Though we have seen a rapid increase in autism diagnoses in recent years, dozens of children are still falling through the cracks and a pronounced racial disparity in autism diagnosis has emerged. A recent study from the Centers for Disease Control and Prevention (CDC) identifies 1 in 59 children as having Autism Spectrum Disorder (ASD). However, despite a 15 percent increase in prevalence, more research shows that less than half the children identified with autism (43 percent) have received comprehensive developmental evaluations by the age of three. Now, research shows even more startling statistics amongst black and Hispanic children.
White children are consistently diagnosed earlier and more often than children in minority households. This blatant racial disparity directly affects a child’s future when living with ASD. With access to the right resources, clinical professionals can diagnose a child living with autism as early as the age of two. This kind of early detection is key for a child’s treatment and development moving forward. Behavior Imaging is using Telemedicine to prevent these kinds of discrepancies. Learn more about how the numbers really break down and how telemedicine and technology can help us move forward here.
In a perfect world no child living with autism would go undiagnosed. With access to the right information, parents and clinical professionals can recognize signs of autism in a child’s development. Cognitive delays can surface as early as 12 to 18 months. So, why is this information available to only some families? There are several contributing factors leading to racial disparity in autism diagnoses:
- Prohibitive costs
- Healthcare accessibility
- Lack of dialogue between doctor and patient
- Implicit medical bias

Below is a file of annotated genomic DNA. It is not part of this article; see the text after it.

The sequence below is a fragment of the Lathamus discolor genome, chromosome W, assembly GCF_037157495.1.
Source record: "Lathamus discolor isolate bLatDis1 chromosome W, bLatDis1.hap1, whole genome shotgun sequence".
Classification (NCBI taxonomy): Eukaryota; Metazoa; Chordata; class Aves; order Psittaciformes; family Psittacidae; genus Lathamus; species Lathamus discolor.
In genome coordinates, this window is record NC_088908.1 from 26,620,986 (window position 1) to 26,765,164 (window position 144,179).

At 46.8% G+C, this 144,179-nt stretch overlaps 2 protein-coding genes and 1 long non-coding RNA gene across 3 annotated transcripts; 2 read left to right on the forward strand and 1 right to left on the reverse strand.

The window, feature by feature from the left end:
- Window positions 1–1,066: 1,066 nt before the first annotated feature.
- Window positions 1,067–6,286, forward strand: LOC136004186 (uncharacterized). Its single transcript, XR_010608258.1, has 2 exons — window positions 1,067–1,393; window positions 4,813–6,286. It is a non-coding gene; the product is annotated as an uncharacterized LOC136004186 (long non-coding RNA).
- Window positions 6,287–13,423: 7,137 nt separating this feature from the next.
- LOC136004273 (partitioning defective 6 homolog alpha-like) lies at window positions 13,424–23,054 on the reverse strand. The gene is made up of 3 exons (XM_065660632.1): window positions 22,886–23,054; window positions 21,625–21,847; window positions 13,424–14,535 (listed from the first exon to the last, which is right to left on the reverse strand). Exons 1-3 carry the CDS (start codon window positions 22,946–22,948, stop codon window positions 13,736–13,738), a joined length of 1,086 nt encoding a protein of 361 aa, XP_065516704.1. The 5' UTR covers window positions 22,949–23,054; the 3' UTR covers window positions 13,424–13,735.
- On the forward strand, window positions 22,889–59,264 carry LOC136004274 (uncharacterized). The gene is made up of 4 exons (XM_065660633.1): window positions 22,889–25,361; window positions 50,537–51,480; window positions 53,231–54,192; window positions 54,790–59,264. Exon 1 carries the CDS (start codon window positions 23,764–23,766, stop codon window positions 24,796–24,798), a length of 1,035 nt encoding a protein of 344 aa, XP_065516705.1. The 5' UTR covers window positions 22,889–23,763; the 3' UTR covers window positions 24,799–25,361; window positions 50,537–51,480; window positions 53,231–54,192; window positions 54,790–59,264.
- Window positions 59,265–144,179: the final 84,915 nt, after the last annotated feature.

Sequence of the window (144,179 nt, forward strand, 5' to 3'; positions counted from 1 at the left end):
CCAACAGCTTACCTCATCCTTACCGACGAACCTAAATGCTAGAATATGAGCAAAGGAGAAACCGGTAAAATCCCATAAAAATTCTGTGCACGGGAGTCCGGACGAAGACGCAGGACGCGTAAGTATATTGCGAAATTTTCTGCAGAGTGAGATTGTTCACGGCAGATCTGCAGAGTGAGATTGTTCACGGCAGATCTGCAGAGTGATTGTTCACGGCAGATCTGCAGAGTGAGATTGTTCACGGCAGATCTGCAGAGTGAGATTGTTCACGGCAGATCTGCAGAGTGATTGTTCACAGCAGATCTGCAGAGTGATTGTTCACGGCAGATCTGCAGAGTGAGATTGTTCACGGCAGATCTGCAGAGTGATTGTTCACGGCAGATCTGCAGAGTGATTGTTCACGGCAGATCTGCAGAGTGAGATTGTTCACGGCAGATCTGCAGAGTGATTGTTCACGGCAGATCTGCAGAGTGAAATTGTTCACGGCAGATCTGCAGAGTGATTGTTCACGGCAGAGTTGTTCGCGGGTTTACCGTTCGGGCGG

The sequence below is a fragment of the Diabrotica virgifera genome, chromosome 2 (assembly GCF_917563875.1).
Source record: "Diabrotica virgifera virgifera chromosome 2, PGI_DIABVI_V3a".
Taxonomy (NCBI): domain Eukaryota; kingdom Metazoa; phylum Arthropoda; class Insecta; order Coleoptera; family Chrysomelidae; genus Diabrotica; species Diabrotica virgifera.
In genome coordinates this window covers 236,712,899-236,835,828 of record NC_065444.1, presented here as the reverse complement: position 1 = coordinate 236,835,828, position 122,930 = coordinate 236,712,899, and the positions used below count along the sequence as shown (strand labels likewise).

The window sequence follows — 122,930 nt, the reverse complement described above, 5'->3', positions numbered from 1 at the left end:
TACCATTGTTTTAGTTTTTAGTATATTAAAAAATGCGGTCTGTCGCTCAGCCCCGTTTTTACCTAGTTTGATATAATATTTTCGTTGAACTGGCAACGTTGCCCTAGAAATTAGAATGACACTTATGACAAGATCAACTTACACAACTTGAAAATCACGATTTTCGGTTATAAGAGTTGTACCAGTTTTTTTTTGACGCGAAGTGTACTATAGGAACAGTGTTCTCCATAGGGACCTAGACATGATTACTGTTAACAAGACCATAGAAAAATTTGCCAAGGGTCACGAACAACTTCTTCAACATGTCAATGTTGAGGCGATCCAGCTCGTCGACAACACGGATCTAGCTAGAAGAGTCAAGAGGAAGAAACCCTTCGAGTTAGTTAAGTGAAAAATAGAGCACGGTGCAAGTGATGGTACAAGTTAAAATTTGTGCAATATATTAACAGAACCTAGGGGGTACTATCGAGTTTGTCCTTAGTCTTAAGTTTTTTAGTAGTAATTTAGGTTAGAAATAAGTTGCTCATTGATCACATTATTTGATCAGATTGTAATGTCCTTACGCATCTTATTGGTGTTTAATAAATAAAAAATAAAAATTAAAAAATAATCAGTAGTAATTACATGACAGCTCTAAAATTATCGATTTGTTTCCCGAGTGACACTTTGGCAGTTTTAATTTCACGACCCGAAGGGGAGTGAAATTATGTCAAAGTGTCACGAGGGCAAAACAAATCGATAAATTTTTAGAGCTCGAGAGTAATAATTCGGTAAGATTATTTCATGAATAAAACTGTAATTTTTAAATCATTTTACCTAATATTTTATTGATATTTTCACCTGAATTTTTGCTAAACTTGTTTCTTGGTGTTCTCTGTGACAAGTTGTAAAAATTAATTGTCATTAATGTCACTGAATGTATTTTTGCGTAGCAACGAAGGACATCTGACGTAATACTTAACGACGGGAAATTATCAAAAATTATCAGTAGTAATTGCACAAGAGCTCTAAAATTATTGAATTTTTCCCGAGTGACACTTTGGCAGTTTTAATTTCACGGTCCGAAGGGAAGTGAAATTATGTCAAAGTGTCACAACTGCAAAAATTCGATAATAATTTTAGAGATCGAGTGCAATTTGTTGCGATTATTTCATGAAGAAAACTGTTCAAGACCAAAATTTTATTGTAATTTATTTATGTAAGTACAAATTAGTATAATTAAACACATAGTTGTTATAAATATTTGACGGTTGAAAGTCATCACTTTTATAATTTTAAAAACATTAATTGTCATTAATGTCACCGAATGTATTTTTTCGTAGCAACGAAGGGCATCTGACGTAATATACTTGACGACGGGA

In a recent interview with NPR, Sherry Alvarez spoke out about this kind of implicit bias after her son went undiagnosed for a significant amount of time, “We have to retrain ourselves. It’s not OK to hide our kids.”
Experience Proves Positive
Behavior Imaging has been fortunate to be funded by research grants from the National Institute of Health to test if technology can bridge this gap in earlier diagnostic assessment for underserved populations. Our recent study on NODA Autism Diagnosis for rural areas. One native American family who heard about potential warning signs entered the study. Their ability to securely share behavior samples on video clips captured in their home confirmed indicators for autism to a trained diagnostician who was hundreds of miles away. The family’s diagnosis was expedited as a result. Witnessing tears of joy after starting helpful early intervention exercises that had almost an immediate positive impact, the grandmother assured us that, without the remote diagnosis tool, they would have been struggling without answers to help her grandchild for years to come.
We shared this, and 57 other cases involving underserved ‘rural’ families, in a research poster presentation at the annual Telemedicine Service Provider conference in Glendale, AZ in October 2018.
A Cultural Overhaul
There is more to this issue than cases simply falling through the cracks. It permeates on a deeper, cultural level. In 2007, a study by a team at the Center for Autism and Developmental Disabilities Research and Epidemiology found that African-American children were 5.1 times more likely to be misdiagnosed with various conduct disorders before being diagnosed with autism. Thankfully some clinics are starting to take note of this disparity. Westside Regional Center in Culver City is taking advantage of a grant to investigate their intake and treatment patterns.
“We’ve implemented a series of trainings with intake counselors on cultural awareness and sensitivity, and we’re starting to have a lot of conversations about biases,” says Tom Kelly, Westside’s chief psychologist.
However, not all families have access to clinics such as Westside Regional. Options are already limited and, though ASD affects all races and ethnicities, black and Hispanic families seem to experience even more limitations. For these families especially, there is a need for an innovative and accessible answer that helps put an end to racial disparity once and for all.